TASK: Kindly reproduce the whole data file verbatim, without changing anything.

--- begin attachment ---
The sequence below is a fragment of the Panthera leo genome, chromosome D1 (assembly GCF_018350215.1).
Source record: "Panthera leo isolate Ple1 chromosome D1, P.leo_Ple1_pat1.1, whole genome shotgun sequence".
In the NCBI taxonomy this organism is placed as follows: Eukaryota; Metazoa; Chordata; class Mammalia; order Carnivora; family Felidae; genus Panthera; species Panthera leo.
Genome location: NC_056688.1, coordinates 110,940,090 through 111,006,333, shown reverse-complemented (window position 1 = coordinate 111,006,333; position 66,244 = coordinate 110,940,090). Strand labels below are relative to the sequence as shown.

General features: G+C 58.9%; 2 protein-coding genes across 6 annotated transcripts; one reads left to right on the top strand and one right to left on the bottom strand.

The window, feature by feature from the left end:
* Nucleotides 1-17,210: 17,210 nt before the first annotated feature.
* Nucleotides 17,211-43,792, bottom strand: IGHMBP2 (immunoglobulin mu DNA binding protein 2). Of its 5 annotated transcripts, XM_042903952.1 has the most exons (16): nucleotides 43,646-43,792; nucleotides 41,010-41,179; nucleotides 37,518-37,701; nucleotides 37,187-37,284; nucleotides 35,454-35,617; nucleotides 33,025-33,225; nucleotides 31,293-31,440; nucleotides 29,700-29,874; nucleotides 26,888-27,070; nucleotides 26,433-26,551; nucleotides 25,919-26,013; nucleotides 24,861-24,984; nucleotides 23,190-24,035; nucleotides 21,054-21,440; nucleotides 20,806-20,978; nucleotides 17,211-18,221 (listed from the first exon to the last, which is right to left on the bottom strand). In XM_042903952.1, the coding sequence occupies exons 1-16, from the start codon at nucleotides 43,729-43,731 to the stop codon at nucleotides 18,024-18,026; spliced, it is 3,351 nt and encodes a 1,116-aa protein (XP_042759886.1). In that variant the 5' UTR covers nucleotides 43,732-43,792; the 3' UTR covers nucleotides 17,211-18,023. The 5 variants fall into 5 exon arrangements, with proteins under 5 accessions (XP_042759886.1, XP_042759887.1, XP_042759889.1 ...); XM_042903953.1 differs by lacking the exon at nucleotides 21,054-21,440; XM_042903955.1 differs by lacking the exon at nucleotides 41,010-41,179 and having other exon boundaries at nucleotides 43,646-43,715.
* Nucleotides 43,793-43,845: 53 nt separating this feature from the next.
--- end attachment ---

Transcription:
The sequence below is a fragment of the Panthera leo genome, chromosome D1 (assembly GCF_018350215.1).
Source record: "Panthera leo isolate Ple1 chromosome D1, P.leo_Ple1_pat1.1, whole genome shotgun sequence".
In the NCBI taxonomy this organism is placed as follows: Eukaryota; Metazoa; Chordata; class Mammalia; order Carnivora; family Felidae; genus Panthera; species Panthera leo.
Genome location: NC_056688.1, coordinates 110,940,090 through 111,006,333, shown reverse-complemented (window position 1 = coordinate 111,006,333; position 66,244 = coordinate 110,940,090). Strand labels below are relative to the sequence as shown.

General features: G+C 58.9%; 2 protein-coding genes across 6 annotated transcripts; one reads left to right on the top strand and one right to left on the bottom strand.

The window, feature by feature from the left end:
* Nucleotides 1-17,210: 17,210 nt before the first annotated feature.
* Nucleotides 17,211-43,792, bottom strand: IGHMBP2 (immunoglobulin mu DNA binding protein 2). Of its 5 annotated transcripts, XM_042903952.1 has the most exons (16): nucleotides 43,646-43,792; nucleotides 41,010-41,179; nucleotides 37,518-37,701; nucleotides 37,187-37,284; nucleotides 35,454-35,617; nucleotides 33,025-33,225; nucleotides 31,293-31,440; nucleotides 29,700-29,874; nucleotides 26,888-27,070; nucleotides 26,433-26,551; nucleotides 25,919-26,013; nucleotides 24,861-24,984; nucleotides 23,190-24,035; nucleotides 21,054-21,440; nucleotides 20,806-20,978; nucleotides 17,211-18,221 (listed from the first exon to the last, which is right to left on the bottom strand). In XM_042903952.1, the coding sequence occupies exons 1-16, from the start codon at nucleotides 43,729-43,731 to the stop codon at nucleotides 18,024-18,026; spliced, it is 3,351 nt and encodes a 1,116-aa protein (XP_042759886.1). In that variant the 5' UTR covers nucleotides 43,732-43,792; the 3' UTR covers nucleotides 17,211-18,023. The 5 variants fall into 5 exon arrangements, with proteins under 5 accessions (XP_042759886.1, XP_042759887.1, XP_042759889.1 ...); XM_042903953.1 differs by lacking the exon at nucleotides 21,054-21,440; XM_042903955.1 differs by lacking the exon at nucleotides 41,010-41,179 and having other exon boundaries at nucleotides 43,646-43,715.
* Nucleotides 43,793-43,845: 53 nt separating this feature from the next.